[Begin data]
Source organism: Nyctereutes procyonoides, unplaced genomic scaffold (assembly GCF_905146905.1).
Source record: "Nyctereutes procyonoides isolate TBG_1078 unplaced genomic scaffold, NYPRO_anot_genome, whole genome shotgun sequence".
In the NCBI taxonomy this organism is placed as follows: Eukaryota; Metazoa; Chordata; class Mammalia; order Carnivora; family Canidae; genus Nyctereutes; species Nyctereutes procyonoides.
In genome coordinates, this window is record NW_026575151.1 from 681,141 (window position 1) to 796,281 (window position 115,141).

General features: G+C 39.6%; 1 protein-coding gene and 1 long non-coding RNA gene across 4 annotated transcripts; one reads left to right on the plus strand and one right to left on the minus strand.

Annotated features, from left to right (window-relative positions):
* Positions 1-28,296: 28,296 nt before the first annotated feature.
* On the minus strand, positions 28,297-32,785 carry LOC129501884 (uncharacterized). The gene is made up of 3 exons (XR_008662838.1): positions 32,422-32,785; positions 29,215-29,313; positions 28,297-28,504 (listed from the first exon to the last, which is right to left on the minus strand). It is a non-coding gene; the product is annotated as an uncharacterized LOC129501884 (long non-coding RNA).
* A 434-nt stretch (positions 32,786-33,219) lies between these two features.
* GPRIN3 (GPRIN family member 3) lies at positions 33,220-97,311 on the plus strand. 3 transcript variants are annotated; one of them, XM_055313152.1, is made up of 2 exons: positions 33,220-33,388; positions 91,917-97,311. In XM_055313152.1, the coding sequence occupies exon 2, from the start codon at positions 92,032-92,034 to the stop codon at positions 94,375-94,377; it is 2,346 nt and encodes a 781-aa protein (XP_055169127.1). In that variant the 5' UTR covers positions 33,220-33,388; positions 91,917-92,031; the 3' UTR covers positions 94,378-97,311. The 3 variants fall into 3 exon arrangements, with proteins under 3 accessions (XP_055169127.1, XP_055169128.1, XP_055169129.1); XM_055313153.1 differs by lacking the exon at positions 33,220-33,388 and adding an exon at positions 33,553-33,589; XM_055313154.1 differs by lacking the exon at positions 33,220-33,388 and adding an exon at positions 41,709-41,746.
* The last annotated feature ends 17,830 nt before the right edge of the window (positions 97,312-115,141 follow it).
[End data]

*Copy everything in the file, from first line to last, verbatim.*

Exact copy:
Source organism: Nyctereutes procyonoides, unplaced genomic scaffold (assembly GCF_905146905.1).
Source record: "Nyctereutes procyonoides isolate TBG_1078 unplaced genomic scaffold, NYPRO_anot_genome, whole genome shotgun sequence".
In the NCBI taxonomy this organism is placed as follows: Eukaryota; Metazoa; Chordata; class Mammalia; order Carnivora; family Canidae; genus Nyctereutes; species Nyctereutes procyonoides.
In genome coordinates, this window is record NW_026575151.1 from 681,141 (window position 1) to 796,281 (window position 115,141).

General features: G+C 39.6%; 1 protein-coding gene and 1 long non-coding RNA gene across 4 annotated transcripts; one reads left to right on the plus strand and one right to left on the minus strand.

Annotated features, from left to right (window-relative positions):
* Positions 1-28,296: 28,296 nt before the first annotated feature.
* On the minus strand, positions 28,297-32,785 carry LOC129501884 (uncharacterized). The gene is made up of 3 exons (XR_008662838.1): positions 32,422-32,785; positions 29,215-29,313; positions 28,297-28,504 (listed from the first exon to the last, which is right to left on the minus strand). It is a non-coding gene; the product is annotated as an uncharacterized LOC129501884 (long non-coding RNA).
* A 434-nt stretch (positions 32,786-33,219) lies between these two features.
* GPRIN3 (GPRIN family member 3) lies at positions 33,220-97,311 on the plus strand. 3 transcript variants are annotated; one of them, XM_055313152.1, is made up of 2 exons: positions 33,220-33,388; positions 91,917-97,311. In XM_055313152.1, the coding sequence occupies exon 2, from the start codon at positions 92,032-92,034 to the stop codon at positions 94,375-94,377; it is 2,346 nt and encodes a 781-aa protein (XP_055169127.1). In that variant the 5' UTR covers positions 33,220-33,388; positions 91,917-92,031; the 3' UTR covers positions 94,378-97,311. The 3 variants fall into 3 exon arrangements, with proteins under 3 accessions (XP_055169127.1, XP_055169128.1, XP_055169129.1); XM_055313153.1 differs by lacking the exon at positions 33,220-33,388 and adding an exon at positions 33,553-33,589; XM_055313154.1 differs by lacking the exon at positions 33,220-33,388 and adding an exon at positions 41,709-41,746.
* The last annotated feature ends 17,830 nt before the right edge of the window (positions 97,312-115,141 follow it).